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the standard is unattainable. If this allegation is so, the regulation most probably must fall. The unreasonableness of a regulation of this nature which would effectively result in the suspension of legal operation by all naturally-aspirated diesel engines, and therefore by a large segment of the interstate commerce in trucking, seems apparent, absent a most compelling and desperate motive.
But we need not decide that, for appellant is willing to rely on a more moderate claim in its attack. It insists that to attain operation without visible smoke is impossible without modification of the engines, at least, and it points out correctly that the enabling legislation limits the delegated authority to regulation which will not require modifications, N.J.S.A. 26:2C-8.4. It is clear that where a rule of an administrative agency contravenes the statute empowering the agency to make such rule, the rule lacks legal efficacy. Kamienski v. Bd. of Mortuary Science, 80 N.J. Super. 366 (App. Div. 1963).
Factual support for these allegations is derived from the affidavits referred to above. From these it appears that diesel smoke becomes visible at about 5% opacity. (Contrast the inspection standard of 20% opacity.) We are advised that diesel engines of the natural aspiration type cannot possibly be maintained or tuned to emit smoke of less than 9% opacity without installation of turbo generators.
We might well be less inclined to credit these self-serving affidavits if we were able to find contrary allegations in the ante litem motam record. But the hearing record provides no technical support for the proposition that the visible emission highway standard is reasonably attainable. On the contrary, representatives of the trucking industry presented a great deal of testimony demonstrating their difficulty in understanding the subjective visible emission standard, and therefore, their concern with respect to its attainability. Indeed, the study prepared by Richard G. Kolb and Irmin O. Kamm at Stevens Institute for the then Department of
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Health, entitled "Diesel Exhaust Smoke Emission Study," while speaking of the determinative role played by design, maintenance, adjustment and fuel chemistry in the diesel smoke situation, spoke only in terms of smoke control. Nowhere is the idea of elimination or a no-visible-smoke standard sponsored. The authors there and one of the authors in a later affidavit suggest to the contrary. In fact, a "15-percent tolerance" for visual assessment is recommended in the report. (The ultimate recommendation of this study was an initiating 30% opacity standard with a 10% tolerance, to be reduced to 20% with a 10% tolerance in two years.)
Here, as is the case in many quasi -legislative rule promulgations by an administrative agency, matters of expertise, indigenous and acquired, far beyond the relatively narrow limits of the public hearing and the Stevens report, unquestionably and properly contributed to the rule-making decision. It is this know-how which the presumption of validity honors. Needless to say, as a practical matter the nature of this knowledge, its broad perimeters, its sometimes intangible quality, do not permit its detailed and precise memorialization in the record or the appendices of appellate briefs supporting the same. But it is not without significance here that the only factual expression forwarded on behalf of the regulation, in the face of appellant's attack grounded in unattainability, is the statement of "P. H. Schweitzer, a recognized authority on diesel smoke" in testimony said to have been given before the United States Senate Committee on Public Works on June 24, 1964, and made a part of the record before the New Jersey Motor Vehicle Air Pollution Control Study Commission in April 1965, as follows:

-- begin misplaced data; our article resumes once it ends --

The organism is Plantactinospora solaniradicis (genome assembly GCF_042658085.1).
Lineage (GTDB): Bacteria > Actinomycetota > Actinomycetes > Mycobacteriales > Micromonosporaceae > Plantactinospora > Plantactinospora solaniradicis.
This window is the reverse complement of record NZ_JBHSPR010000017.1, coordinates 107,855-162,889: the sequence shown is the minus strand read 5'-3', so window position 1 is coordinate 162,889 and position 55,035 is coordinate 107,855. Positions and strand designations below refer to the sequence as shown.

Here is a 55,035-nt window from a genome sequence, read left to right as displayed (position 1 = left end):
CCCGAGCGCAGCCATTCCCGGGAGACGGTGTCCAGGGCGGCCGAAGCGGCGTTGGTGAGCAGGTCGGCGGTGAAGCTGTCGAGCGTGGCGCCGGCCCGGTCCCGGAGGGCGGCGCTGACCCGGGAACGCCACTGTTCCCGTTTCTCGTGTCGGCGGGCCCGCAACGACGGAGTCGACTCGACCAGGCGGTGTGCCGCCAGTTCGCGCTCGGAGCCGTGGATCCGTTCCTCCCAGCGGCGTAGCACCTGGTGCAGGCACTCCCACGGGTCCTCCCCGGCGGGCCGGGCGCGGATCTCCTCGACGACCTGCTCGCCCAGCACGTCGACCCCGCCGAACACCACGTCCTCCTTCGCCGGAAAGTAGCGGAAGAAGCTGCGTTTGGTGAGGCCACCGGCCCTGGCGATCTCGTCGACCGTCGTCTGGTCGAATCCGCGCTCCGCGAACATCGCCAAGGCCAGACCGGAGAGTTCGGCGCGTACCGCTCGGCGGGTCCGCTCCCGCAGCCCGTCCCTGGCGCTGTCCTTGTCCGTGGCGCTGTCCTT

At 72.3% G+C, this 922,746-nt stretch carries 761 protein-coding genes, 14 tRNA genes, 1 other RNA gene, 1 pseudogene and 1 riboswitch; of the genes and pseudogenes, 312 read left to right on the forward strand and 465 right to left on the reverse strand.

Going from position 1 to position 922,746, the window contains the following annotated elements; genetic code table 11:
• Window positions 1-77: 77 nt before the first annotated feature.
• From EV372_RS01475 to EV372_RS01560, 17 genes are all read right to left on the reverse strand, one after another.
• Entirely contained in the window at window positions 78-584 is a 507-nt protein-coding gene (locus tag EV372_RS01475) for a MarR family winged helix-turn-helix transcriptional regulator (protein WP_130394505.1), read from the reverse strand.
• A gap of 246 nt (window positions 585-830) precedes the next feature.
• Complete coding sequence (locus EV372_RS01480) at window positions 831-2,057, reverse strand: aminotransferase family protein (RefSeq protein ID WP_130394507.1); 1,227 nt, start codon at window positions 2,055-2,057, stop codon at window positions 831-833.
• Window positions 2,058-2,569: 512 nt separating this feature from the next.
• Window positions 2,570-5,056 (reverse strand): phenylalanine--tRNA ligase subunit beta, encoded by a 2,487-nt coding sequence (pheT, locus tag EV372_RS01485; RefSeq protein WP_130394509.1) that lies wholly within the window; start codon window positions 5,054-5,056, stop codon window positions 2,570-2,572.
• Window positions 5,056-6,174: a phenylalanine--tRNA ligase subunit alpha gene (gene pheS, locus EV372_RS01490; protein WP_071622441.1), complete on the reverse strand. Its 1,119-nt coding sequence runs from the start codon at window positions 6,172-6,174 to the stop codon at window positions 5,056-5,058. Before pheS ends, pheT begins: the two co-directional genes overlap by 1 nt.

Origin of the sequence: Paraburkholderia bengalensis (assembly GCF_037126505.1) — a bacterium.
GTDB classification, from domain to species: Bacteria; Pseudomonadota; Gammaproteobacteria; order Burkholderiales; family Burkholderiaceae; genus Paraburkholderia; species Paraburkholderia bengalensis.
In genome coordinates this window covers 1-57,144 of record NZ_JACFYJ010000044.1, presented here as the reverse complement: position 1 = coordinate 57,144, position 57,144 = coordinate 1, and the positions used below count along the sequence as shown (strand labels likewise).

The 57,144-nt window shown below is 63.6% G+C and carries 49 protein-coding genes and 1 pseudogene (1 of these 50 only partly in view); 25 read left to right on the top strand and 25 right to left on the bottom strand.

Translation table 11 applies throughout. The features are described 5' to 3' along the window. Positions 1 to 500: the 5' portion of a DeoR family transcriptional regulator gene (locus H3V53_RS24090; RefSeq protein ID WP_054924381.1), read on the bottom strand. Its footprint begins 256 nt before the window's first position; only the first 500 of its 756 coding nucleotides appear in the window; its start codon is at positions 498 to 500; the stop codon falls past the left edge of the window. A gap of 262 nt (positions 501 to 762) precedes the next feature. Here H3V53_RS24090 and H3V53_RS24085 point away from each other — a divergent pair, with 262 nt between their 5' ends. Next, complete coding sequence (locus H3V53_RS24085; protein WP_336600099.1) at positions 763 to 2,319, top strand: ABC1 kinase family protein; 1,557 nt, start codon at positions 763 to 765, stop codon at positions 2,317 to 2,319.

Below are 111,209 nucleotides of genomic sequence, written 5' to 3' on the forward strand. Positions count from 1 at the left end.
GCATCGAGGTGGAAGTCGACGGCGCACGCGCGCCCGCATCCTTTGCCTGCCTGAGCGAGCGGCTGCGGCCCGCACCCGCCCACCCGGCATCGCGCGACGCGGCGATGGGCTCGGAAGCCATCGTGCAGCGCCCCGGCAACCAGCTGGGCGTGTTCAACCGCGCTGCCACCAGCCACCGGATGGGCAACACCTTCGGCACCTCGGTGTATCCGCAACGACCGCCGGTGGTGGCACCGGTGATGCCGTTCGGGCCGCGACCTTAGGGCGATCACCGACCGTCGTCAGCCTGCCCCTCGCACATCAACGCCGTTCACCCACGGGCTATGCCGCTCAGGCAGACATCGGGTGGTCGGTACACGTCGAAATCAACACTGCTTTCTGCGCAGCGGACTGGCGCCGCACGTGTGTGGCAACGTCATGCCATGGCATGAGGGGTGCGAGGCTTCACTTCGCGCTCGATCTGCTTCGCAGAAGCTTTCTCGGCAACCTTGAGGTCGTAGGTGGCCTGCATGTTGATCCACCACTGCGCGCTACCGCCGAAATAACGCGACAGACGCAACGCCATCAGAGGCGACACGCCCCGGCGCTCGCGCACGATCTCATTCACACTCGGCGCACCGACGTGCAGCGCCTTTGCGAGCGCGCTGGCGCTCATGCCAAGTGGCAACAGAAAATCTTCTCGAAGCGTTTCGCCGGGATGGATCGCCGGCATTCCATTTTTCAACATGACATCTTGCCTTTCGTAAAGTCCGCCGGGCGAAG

There is an almost unanimous agreement among the experts that a well designed diesel engine, in good repair, using the proper fuel, will not emit visible smoke. It is similarly accepted that when overfueled (overloaded) any diesel engine will smoke.
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We conclude that the record as presently constituted does not support a necessary finding that the standard set by N.J.A.C. 7:27-14.2 is attainable without modification of the vehicle, and that that section is therefore void and unenforceable.
Conscious of the overwhelming social desirability of pollution control, and aware that at the hearing even the trucking industry applauded and encouraged proper efforts at pollution control, we indulge ourselves in speculation relating to the manner in which the record ended up deficient in the respect we have set forth. We do this, not to justify the occurrence, but to determine where the matter should go from here. First, we suspect that that which was called a "free acceleration test," proposed in the tentative regulations but excluded from the final promulgation, was the subject of such controversy that neither the industry nor the Department paid sufficient attention to the then lesser problem of the visible smoke standard. Second, we are convinced that in view of the fact the Department had, in prehearing literature disseminated with the proposed regulations (we are told), suggested a definition of visible emission as one of 20% opacity 12 inches from the exhaust outlet, the industry thought it might receive the same tolerable consideration as was involved in the inspection standard, and it simply adopted a wait-and-see attitude. When enforcement began on a literal visibility basis, unrelated to an objective opacity standard measurable, say, on the Ringelmann chart, the industry belatedly recognized the problem and sought relief.
We believe the ends of justice will be served by affording an opportunity to the Department to reassess the situation and repromulgate a public highway standard. Accordingly, our determination here is without prejudice to the right of the Department to promulgate a further regulation containing a standard susceptible of record support as to reasonableness, including attainability. Nor should our decision be deemed res adjudicata as to a visible smoke standard
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if such can be supported by competent evidence on a record to be made. We here say only that the record brought up on this appeal does not support the attainability of that standard within the limitations of the enabling statute. We declare the right of the Department to regulate to be established competently and effectively by the New Jersey statutes, and we declare that there has been no federal preemption of the field.
The section of the New Jersey Air Pollution Code in question, N.J.A.C. 7:27-14.2, is stricken and declared void, consistent with the foregoing.